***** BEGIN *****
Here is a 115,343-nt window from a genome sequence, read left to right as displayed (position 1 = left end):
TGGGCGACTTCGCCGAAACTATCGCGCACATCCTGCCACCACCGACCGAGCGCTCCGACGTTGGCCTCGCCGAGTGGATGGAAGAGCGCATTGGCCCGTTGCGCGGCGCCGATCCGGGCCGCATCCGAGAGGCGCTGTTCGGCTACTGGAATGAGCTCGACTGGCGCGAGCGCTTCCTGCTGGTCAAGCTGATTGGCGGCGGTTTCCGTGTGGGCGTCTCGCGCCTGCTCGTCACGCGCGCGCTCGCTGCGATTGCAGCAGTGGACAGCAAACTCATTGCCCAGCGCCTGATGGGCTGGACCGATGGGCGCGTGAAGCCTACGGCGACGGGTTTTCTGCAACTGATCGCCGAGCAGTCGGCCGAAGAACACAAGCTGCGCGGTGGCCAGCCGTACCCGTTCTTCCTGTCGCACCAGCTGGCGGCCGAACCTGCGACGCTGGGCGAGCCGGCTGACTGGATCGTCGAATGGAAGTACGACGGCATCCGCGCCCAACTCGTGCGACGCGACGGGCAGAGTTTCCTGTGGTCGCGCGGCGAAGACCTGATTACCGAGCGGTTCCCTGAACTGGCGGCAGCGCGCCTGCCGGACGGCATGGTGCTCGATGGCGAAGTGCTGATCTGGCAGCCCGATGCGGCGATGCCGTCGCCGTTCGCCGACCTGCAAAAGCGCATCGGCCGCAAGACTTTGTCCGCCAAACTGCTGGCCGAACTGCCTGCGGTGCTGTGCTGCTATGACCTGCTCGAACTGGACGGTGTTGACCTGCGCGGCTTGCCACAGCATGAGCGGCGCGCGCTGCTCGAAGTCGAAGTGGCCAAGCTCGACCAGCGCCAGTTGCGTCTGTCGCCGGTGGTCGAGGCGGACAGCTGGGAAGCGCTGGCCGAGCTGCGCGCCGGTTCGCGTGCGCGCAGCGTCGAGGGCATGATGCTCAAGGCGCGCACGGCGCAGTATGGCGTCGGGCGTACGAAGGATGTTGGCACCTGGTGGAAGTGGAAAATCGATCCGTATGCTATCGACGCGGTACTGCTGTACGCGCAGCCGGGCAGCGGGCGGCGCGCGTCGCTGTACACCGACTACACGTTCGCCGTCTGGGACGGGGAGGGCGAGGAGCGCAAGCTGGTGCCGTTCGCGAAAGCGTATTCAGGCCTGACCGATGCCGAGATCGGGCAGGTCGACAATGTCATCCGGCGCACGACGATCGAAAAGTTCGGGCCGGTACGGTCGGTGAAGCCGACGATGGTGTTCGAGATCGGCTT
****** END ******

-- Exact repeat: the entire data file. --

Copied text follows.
Here is a 115,343-nt window from a genome sequence, read left to right as displayed (position 1 = left end):
TGGGCGACTTCGCCGAAACTATCGCGCACATCCTGCCACCACCGACCGAGCGCTCCGACGTTGGCCTCGCCGAGTGGATGGAAGAGCGCATTGGCCCGTTGCGCGGCGCCGATCCGGGCCGCATCCGAGAGGCGCTGTTCGGCTACTGGAATGAGCTCGACTGGCGCGAGCGCTTCCTGCTGGTCAAGCTGATTGGCGGCGGTTTCCGTGTGGGCGTCTCGCGCCTGCTCGTCACGCGCGCGCTCGCTGCGATTGCAGCAGTGGACAGCAAACTCATTGCCCAGCGCCTGATGGGCTGGACCGATGGGCGCGTGAAGCCTACGGCGACGGGTTTTCTGCAACTGATCGCCGAGCAGTCGGCCGAAGAACACAAGCTGCGCGGTGGCCAGCCGTACCCGTTCTTCCTGTCGCACCAGCTGGCGGCCGAACCTGCGACGCTGGGCGAGCCGGCTGACTGGATCGTCGAATGGAAGTACGACGGCATCCGCGCCCAACTCGTGCGACGCGACGGGCAGAGTTTCCTGTGGTCGCGCGGCGAAGACCTGATTACCGAGCGGTTCCCTGAACTGGCGGCAGCGCGCCTGCCGGACGGCATGGTGCTCGATGGCGAAGTGCTGATCTGGCAGCCCGATGCGGCGATGCCGTCGCCGTTCGCCGACCTGCAAAAGCGCATCGGCCGCAAGACTTTGTCCGCCAAACTGCTGGCCGAACTGCCTGCGGTGCTGTGCTGCTATGACCTGCTCGAACTGGACGGTGTTGACCTGCGCGGCTTGCCACAGCATGAGCGGCGCGCGCTGCTCGAAGTCGAAGTGGCCAAGCTCGACCAGCGCCAGTTGCGTCTGTCGCCGGTGGTCGAGGCGGACAGCTGGGAAGCGCTGGCCGAGCTGCGCGCCGGTTCGCGTGCGCGCAGCGTCGAGGGCATGATGCTCAAGGCGCGCACGGCGCAGTATGGCGTCGGGCGTACGAAGGATGTTGGCACCTGGTGGAAGTGGAAAATCGATCCGTATGCTATCGACGCGGTACTGCTGTACGCGCAGCCGGGCAGCGGGCGGCGCGCGTCGCTGTACACCGACTACACGTTCGCCGTCTGGGACGGGGAGGGCGAGGAGCGCAAGCTGGTGCCGTTCGCGAAAGCGTATTCAGGCCTGACCGATGCCGAGATCGGGCAGGTCGACAATGTCATCCGGCGCACGACGATCGAAAAGTTCGGGCCGGTACGGTCGGTGAAGCCGACGATGGTGTTCGAGATCGGCTT